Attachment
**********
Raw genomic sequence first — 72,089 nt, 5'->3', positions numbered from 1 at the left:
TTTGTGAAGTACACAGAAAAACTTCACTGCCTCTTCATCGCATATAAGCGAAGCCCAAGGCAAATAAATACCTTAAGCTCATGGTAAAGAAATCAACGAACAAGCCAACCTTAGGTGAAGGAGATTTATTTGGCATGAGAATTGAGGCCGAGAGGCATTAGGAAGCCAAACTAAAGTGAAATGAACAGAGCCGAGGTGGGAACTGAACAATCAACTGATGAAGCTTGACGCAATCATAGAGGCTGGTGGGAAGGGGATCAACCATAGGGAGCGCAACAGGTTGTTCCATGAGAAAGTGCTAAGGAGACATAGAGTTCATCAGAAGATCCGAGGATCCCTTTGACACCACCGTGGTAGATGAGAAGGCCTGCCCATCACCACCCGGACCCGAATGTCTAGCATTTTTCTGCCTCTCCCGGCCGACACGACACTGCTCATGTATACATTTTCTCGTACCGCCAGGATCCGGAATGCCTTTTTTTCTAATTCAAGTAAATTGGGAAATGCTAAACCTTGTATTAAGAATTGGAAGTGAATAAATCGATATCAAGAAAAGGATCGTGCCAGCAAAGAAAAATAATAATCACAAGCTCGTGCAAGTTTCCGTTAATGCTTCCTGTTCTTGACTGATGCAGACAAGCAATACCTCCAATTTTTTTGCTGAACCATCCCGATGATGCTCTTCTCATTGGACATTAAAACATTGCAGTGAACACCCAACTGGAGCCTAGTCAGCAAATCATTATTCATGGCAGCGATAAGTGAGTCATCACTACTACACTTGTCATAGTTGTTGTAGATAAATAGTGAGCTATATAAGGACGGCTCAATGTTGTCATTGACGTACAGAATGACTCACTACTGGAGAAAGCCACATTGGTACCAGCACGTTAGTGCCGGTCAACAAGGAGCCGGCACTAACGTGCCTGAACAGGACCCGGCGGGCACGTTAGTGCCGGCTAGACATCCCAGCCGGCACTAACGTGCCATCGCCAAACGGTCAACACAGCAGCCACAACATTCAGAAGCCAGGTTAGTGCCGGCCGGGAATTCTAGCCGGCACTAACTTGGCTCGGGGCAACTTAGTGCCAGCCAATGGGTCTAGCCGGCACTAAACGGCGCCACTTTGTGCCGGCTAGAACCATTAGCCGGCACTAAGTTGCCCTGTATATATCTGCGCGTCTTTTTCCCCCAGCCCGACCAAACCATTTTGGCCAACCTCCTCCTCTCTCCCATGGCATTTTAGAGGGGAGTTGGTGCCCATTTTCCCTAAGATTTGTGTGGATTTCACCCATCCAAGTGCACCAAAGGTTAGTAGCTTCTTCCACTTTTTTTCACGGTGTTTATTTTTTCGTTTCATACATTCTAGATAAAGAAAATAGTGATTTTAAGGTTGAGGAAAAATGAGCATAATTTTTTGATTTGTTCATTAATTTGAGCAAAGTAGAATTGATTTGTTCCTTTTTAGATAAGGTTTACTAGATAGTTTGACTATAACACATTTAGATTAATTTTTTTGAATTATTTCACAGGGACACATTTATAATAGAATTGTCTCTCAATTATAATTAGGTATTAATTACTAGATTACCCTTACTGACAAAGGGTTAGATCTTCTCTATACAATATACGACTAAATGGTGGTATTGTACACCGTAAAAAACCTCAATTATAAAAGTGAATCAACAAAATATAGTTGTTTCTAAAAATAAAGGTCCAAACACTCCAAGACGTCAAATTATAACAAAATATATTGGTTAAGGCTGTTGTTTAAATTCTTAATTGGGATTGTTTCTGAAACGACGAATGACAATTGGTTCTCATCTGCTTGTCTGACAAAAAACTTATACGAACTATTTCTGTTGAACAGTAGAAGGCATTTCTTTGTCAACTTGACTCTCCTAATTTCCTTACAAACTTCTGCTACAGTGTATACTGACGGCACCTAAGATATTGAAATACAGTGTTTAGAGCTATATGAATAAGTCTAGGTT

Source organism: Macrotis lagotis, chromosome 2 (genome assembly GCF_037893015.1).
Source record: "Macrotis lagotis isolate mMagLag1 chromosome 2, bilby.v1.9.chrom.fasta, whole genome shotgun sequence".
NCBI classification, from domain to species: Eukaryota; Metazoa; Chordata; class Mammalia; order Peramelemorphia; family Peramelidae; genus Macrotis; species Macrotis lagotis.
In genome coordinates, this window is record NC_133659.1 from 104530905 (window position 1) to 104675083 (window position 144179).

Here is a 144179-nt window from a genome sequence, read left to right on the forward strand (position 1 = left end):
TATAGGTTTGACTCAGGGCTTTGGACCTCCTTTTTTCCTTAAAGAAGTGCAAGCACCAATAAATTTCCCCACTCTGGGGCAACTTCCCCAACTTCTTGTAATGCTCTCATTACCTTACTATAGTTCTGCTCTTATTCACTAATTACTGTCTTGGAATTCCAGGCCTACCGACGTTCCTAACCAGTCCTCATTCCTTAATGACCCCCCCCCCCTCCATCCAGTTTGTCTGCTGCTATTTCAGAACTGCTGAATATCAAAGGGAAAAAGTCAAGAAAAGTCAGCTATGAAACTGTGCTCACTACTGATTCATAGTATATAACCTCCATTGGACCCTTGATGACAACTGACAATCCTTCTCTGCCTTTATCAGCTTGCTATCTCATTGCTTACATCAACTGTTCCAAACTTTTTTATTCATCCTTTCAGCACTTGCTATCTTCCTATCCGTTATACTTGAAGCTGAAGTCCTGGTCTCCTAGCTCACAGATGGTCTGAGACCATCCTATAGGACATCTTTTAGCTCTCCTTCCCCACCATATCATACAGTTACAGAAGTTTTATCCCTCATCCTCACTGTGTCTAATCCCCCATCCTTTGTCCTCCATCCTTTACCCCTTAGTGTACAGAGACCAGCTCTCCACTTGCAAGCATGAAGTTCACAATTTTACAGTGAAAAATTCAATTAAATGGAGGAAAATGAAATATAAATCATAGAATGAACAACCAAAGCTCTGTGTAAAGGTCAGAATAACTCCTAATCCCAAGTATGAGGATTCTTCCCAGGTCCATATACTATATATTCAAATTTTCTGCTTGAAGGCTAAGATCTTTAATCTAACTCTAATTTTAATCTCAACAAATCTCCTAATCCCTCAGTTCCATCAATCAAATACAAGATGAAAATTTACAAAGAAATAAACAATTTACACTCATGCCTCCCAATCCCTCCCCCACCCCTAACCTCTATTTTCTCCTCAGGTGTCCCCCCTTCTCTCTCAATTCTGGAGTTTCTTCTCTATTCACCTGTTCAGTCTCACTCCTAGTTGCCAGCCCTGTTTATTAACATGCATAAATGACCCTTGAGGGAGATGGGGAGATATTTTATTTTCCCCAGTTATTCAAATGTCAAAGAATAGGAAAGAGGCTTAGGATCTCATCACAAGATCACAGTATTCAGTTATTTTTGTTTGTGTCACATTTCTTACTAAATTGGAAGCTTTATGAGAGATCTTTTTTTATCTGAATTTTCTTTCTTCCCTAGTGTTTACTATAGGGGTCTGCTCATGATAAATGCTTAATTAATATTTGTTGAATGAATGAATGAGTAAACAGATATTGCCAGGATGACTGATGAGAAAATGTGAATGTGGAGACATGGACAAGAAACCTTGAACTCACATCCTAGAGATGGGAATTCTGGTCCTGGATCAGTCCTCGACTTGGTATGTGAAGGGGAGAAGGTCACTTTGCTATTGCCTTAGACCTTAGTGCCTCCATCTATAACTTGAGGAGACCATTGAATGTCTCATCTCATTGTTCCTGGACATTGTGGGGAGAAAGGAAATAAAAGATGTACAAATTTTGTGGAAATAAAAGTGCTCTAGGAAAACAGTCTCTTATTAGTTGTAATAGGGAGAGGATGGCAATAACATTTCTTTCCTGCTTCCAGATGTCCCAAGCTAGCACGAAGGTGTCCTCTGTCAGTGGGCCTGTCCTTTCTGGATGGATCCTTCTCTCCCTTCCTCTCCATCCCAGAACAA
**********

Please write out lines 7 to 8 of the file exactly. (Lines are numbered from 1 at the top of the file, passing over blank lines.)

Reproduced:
Here is a 144179-nt window from a genome sequence, read left to right on the forward strand (position 1 = left end):
TATAGGTTTGACTCAGGGCTTTGGACCTCCTTTTTTCCTTAAAGAAGTGCAAGCACCAATAAATTTCCCCACTCTGGGGCAACTTCCCCAACTTCTTGTAATGCTCTCATTACCTTACTATAGTTCTGCTCTTATTCACTAATTACTGTCTTGGAATTCCAGGCCTACCGACGTTCCTAACCAGTCCTCATTCCTTAATGACCCCCCCCCCCTCCATCCAGTTTGTCTGCTGCTATTTCAGAACTGCTGAATATCAAAGGGAAAAAGTCAAGAAAAGTCAGCTATGAAACTGTGCTCACTACTGATTCATAGTATATAACCTCCATTGGACCCTTGATGACAACTGACAATCCTTCTCTGCCTTTATCAGCTTGCTATCTCATTGCTTACATCAACTGTTCCAAACTTTTTTATTCATCCTTTCAGCACTTGCTATCTTCCTATCCGTTATACTTGAAGCTGAAGTCCTGGTCTCCTAGCTCACAGATGGTCTGAGACCATCCTATAGGACATCTTTTAGCTCTCCTTCCCCACCATATCATACAGTTACAGAAGTTTTATCCCTCATCCTCACTGTGTCTAATCCCCCATCCTTTGTCCTCCATCCTTTACCCCTTAGTGTACAGAGACCAGCTCTCCACTTGCAAGCATGAAGTTCACAATTTTACAGTGAAAAATTCAATTAAATGGAGGAAAATGAAATATAAATCATAGAATGAACAACCAAAGCTCTGTGTAAAGGTCAGAATAACTCCTAATCCCAAGTATGAGGATTCTTCCCAGGTCCATATACTATATATTCAAATTTTCTGCTTGAAGGCTAAGATCTTTAATCTAACTCTAATTTTAATCTCAACAAATCTCCTAATCCCTCAGTTCCATCAATCAAATACAAGATGAAAATTTACAAAGAAATAAACAATTTACACTCATGCCTCCCAATCCCTCCCCCACCCCTAACCTCTATTTTCTCCTCAGGTGTCCCCCCTTCTCTCTCAATTCTGGAGTTTCTTCTCTATTCACCTGTTCAGTCTCACTCCTAGTTGCCAGCCCTGTTTATTAACATGCATAAATGACCCTTGAGGGAGATGGGGAGATATTTTATTTTCCCCAGTTATTCAAATGTCAAAGAATAGGAAAGAGGCTTAGGATCTCATCACAAGATCACAGTATTCAGTTATTTTTGTTTGTGTCACATTTCTTACTAAATTGGAAGCTTTATGAGAGATCTTTTTTTATCTGAATTTTCTTTCTTCCCTAGTGTTTACTATAGGGGTCTGCTCATGATAAATGCTTAATTAATATTTGTTGAATGAATGAATGAGTAAACAGATATTGCCAGGATGACTGATGAGAAAATGTGAATGTGGAGACATGGACAAGAAACCTTGAACTCACATCCTAGAGATGGGAATTCTGGTCCTGGATCAGTCCTCGACTTGGTATGTGAAGGGGAGAAGGTCACTTTGCTATTGCCTTAGACCTTAGTGCCTCCATCTATAACTTGAGGAGACCATTGAATGTCTCATCTCATTGTTCCTGGACATTGTGGGGAGAAAGGAAATAAAAGATGTACAAATTTTGTGGAAATAAAAGTGCTCTAGGAAAACAGTCTCTTATTAGTTGTAATAGGGAGAGGATGGCAATAACATTTCTTTCCTGCTTCCAGATGTCCCAAGCTAGCACGAAGGTGTCCTCTGTCAGTGGGCCTGTCCTTTCTGGATGGATCCTTCTCTCCCTTCCTCTCCATCCCAGAACAA